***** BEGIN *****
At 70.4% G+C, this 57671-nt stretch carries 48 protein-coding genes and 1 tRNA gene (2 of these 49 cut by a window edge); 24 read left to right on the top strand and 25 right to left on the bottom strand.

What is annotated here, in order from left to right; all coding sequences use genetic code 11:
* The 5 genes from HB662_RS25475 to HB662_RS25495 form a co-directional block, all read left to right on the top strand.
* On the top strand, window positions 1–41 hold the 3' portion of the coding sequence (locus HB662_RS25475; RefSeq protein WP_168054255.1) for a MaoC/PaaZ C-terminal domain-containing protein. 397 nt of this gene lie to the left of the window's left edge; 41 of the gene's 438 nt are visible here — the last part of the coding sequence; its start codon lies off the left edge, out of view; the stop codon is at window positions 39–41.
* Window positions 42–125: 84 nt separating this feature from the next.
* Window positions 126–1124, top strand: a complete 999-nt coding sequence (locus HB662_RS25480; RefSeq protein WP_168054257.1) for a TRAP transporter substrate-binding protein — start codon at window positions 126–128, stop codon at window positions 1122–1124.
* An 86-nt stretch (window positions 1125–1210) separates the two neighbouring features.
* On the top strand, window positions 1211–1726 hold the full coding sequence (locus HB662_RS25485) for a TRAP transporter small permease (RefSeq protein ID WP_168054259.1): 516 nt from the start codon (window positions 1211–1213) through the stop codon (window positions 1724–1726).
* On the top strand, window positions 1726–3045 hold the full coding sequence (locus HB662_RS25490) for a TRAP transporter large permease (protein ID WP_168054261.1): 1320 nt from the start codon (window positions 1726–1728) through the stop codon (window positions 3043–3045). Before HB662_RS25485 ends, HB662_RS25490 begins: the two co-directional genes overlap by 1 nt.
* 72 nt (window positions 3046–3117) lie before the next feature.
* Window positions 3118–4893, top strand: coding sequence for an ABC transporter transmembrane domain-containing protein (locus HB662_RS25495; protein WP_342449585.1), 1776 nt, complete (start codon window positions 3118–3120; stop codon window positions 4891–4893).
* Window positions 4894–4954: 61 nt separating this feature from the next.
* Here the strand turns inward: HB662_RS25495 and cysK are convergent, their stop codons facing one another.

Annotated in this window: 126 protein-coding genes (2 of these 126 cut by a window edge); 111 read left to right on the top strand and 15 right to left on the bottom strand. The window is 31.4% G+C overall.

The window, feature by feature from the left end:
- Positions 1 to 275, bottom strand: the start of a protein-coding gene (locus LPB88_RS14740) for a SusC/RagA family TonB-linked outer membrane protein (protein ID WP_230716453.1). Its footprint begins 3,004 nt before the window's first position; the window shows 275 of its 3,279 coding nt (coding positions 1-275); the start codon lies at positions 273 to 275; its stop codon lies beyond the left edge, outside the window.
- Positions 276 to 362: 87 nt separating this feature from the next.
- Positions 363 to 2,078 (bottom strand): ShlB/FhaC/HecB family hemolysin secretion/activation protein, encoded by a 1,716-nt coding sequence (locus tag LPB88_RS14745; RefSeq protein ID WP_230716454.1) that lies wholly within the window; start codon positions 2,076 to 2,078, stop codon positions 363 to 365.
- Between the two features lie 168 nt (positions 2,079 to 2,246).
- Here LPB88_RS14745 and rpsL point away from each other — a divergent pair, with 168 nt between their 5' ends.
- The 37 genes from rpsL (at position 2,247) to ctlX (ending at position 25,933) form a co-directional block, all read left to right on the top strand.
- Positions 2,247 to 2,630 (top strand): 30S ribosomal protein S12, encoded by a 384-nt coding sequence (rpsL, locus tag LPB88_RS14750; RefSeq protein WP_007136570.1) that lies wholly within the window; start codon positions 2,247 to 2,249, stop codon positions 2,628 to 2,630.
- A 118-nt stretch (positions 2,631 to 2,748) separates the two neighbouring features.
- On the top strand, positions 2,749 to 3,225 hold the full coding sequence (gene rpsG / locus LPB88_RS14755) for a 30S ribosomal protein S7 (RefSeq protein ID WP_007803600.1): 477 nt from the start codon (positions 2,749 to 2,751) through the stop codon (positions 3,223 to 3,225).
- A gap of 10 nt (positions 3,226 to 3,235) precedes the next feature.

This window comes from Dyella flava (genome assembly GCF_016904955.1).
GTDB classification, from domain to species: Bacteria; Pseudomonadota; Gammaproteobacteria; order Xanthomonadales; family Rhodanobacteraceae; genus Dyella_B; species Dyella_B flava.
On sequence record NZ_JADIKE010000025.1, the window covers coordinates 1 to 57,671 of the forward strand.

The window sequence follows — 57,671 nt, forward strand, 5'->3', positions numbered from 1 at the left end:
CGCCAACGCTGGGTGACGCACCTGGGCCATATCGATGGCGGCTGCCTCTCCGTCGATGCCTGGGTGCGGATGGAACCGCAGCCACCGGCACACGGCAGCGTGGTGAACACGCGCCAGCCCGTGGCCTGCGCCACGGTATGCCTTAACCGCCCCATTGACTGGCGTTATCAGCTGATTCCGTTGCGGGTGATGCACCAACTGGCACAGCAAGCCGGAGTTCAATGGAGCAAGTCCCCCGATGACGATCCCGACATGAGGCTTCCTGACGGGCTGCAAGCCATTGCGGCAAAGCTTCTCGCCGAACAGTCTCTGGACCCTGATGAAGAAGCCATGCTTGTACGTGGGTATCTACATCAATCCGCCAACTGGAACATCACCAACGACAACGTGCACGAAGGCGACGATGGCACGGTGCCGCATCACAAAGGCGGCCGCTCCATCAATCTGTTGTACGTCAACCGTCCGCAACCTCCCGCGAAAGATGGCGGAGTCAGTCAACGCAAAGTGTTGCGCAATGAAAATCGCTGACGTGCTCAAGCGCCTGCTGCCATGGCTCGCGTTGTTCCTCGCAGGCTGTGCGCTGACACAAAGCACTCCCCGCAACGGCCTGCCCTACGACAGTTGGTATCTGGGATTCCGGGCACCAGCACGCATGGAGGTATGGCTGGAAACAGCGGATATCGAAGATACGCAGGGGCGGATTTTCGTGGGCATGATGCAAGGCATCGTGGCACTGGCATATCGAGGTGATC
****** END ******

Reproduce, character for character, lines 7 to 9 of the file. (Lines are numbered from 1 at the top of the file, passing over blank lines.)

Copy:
* An 86-nt stretch (window positions 1125–1210) separates the two neighbouring features.
* On the top strand, window positions 1211–1726 hold the full coding sequence (locus HB662_RS25485) for a TRAP transporter small permease (RefSeq protein ID WP_168054259.1): 516 nt from the start codon (window positions 1211–1213) through the stop codon (window positions 1724–1726).
* On the top strand, window positions 1726–3045 hold the full coding sequence (locus HB662_RS25490) for a TRAP transporter large permease (protein ID WP_168054261.1): 1320 nt from the start codon (window positions 1726–1728) through the stop codon (window positions 3043–3045). Before HB662_RS25485 ends, HB662_RS25490 begins: the two co-directional genes overlap by 1 nt.